Final Fantasy Chronicles

Last updated
Final Fantasy Chronicles
Ffcbox.jpg
Developer(s) Square
Tose
Publisher(s) Square Electronic Arts
Square Enix (Greatest Hits re-release)
Series Final Fantasy
Chrono
Platform(s) PlayStation
Release
Genre(s) Role-playing
Mode(s) Single-player, multiplayer [2]

Final Fantasy Chronicles is a compilation of Square's role-playing video games Final Fantasy IV and Chrono Trigger , released for the North American Sony PlayStation on June 29, 2001. [1] TOSE ported both titles from the Super Nintendo Entertainment System; each had been previously released as individual Japanese PlayStation ports in 1997 (Final Fantasy IV) and 1999 (Chrono Trigger). [3] [4] Several bonus features were added to each game, such as art galleries, bestiaries, and cutscenes including computer-generated full motion video used at the beginning of Final Fantasy IV and anime scenes used throughout Chrono Trigger. [5]

Square Co., Ltd. was a Japanese video game company founded in September 1986 by Masafumi Miyamoto. It merged with Enix in 2003 to form Square Enix. The company also used SquareSoft as a brand name to refer to their games, and the term is occasionally used to refer to the company itself. In addition, "Square Soft, Inc" was the name of the company's American arm before the merger, after which it was renamed to "Square Enix, Inc".

A role-playing video game is a video game genre where the player controls the actions of a character immersed in some well-defined world. Many role-playing video games have origins in tabletop role-playing games and use much of the same terminology, settings and game mechanics. Other major similarities with pen-and-paper games include developed story-telling and narrative elements, player character development, complexity, as well as replayability and immersion. The electronic medium removes the necessity for a gamemaster and increases combat resolution speed. RPGs have evolved from simple text-based console-window games into visually rich 3D experiences.

<i>Final Fantasy IV</i> video game

Final Fantasy IV, known as Final Fantasy II for its initial North American release, is a role-playing video game developed and published by Square for the Super Nintendo Entertainment System. Released in 1991, it is the fourth main installment of the Final Fantasy series. The game's story follows Cecil, a dark knight, as he tries to prevent the sorcerer Golbez from seizing powerful crystals and destroying the world. He is joined on this quest by a frequently changing group of allies. Final Fantasy IV introduced innovations that became staples of the Final Fantasy series and role-playing games in general. Its "Active Time Battle" system was used in five subsequent Final Fantasy games, and unlike prior games in the series, IV gave each character their own unchangeable character class.

Contents

Final Fantasy Chronicles was received well by players and critics, who praised the peripheral features and the fact that Square was offering RPG classics to a new generation of gamers. [5] [6] [7] Conversely, reviewers sharply criticized "long and frequent loading" between areas and battles due to poor emulation. [6] [7] Enough copies of Chronicles were sold to warrant a second release as part of Sony's Greatest Hits in June 2003. [8]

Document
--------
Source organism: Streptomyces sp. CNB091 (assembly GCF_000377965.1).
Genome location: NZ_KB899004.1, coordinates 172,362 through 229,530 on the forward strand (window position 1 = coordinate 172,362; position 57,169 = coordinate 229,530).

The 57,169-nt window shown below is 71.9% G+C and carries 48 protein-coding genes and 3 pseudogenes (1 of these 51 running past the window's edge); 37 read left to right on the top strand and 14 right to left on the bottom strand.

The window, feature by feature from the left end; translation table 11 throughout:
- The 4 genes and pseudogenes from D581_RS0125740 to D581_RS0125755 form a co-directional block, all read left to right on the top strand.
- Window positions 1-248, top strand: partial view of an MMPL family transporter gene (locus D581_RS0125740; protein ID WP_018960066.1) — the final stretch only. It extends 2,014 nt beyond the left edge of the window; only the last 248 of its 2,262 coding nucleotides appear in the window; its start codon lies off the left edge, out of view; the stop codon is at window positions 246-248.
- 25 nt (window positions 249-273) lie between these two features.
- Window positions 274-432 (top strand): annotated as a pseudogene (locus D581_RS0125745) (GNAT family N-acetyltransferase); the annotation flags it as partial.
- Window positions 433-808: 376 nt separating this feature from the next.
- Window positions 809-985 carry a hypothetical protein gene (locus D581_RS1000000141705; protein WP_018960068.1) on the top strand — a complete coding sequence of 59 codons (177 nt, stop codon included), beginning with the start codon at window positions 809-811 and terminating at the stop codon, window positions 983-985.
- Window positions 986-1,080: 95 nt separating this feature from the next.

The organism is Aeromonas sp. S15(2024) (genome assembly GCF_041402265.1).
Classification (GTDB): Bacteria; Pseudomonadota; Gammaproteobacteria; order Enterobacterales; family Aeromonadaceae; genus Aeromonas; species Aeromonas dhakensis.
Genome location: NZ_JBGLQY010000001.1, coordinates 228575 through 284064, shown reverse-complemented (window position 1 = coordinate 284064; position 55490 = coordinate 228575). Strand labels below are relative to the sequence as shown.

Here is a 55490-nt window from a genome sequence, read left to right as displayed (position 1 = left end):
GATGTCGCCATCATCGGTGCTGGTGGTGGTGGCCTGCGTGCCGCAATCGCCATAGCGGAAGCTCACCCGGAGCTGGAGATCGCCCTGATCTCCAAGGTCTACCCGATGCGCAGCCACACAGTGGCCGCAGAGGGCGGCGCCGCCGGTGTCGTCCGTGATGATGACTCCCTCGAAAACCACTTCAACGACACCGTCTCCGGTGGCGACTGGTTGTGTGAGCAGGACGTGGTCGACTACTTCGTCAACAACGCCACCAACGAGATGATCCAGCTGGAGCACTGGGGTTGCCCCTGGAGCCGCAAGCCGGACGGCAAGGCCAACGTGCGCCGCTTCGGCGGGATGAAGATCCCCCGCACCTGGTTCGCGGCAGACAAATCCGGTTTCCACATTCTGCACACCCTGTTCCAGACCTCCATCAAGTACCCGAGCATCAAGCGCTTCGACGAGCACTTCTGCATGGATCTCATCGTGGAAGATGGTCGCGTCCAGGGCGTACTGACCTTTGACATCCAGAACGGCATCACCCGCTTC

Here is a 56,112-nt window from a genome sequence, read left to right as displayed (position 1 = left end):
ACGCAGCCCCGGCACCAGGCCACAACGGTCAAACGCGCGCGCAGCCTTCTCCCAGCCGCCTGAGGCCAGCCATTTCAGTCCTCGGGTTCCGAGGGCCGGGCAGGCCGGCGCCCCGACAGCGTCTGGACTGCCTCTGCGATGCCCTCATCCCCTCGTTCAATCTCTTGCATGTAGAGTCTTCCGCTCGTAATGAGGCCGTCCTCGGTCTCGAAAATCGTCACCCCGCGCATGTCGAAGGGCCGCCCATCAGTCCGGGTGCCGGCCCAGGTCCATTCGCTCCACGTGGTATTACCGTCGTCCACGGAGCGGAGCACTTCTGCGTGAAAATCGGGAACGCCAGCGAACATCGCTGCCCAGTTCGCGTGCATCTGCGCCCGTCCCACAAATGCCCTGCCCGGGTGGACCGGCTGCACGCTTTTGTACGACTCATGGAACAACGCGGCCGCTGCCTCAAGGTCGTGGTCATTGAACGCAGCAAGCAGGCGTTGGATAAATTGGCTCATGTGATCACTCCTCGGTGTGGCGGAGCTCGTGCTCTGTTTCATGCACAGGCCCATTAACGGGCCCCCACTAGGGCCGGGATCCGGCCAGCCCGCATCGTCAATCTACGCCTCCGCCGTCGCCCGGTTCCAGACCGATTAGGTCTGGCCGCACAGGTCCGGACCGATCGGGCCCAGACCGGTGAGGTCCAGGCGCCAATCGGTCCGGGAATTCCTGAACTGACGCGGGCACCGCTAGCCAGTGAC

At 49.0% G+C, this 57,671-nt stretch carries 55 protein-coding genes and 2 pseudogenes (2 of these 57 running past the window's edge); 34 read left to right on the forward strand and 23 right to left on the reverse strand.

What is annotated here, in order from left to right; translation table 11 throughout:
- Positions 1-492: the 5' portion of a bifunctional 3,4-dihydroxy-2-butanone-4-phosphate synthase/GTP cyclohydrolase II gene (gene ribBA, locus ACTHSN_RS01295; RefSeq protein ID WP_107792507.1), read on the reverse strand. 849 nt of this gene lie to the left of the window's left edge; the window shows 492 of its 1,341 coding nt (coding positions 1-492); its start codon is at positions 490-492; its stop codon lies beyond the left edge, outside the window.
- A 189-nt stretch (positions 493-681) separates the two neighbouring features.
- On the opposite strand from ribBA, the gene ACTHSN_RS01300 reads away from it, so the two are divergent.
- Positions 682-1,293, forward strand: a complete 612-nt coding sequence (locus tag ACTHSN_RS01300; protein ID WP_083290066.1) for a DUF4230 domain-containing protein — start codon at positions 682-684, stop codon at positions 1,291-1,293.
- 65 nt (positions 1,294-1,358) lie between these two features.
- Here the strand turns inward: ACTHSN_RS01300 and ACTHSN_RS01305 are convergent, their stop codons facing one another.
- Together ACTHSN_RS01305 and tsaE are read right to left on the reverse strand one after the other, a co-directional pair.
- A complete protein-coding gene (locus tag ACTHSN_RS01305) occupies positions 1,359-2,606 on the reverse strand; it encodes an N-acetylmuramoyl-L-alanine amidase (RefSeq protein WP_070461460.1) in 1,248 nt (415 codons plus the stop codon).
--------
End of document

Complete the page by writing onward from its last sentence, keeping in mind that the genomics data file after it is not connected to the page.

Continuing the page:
Sony Japanese multinational conglomerate corporation

Sony Corporation is a Japanese multinational conglomerate corporation headquartered in Kōnan, Minato, Tokyo. Its diversified business includes consumer and professional electronics, gaming, entertainment and financial services. The company owns the largest music entertainment business in the world, the largest video game console business and one of the largest video game publishing businesses, and is one of the leading manufacturers of electronic products for the consumer and professional markets, and a leading player in the film and television entertainment industry. Sony was ranked 97th on the 2018 Fortune Global 500 list.

Gameplay

In Final Fantasy IV and Chrono Trigger , the player controls a set of characters, closely following the role-playing video game genre. The methods of viewing and controlling the characters are separated by three different "screens": the overworld, where the characters traverse to different locations; the field map, where the characters explore locations such as towns and dungeons; and the battle screen, where the characters fight with monsters or other enemies. [9] [10]

<i>Chrono Trigger</i> Role-playing video game

Chrono Trigger is a role-playing video game developed and published by Square for the Super Nintendo Entertainment System in 1995 that began the Chrono series. Chrono Trigger's development team included three designers that Square dubbed the "Dream Team": Hironobu Sakaguchi, the creator of Square's successful Final Fantasy series; Yuji Horii, a freelance designer and creator of Enix's popular Dragon Quest series; and Akira Toriyama, a manga artist famed for his work with Dragon Quest and Dragon Ball. In addition, Kazuhiko Aoki produced the game, Masato Kato wrote most of the story, while composer Yasunori Mitsuda wrote most of the soundtrack before falling ill and deferring the remaining tracks to Final Fantasy series-composer Nobuo Uematsu. The game's story follows a group of adventurers who travel through time to prevent a global catastrophe.

An overworld is, in a broad sense, an area within a video game that interconnects all its levels or locations. They are mostly common in role-playing games, though this does not exclude other video game genres.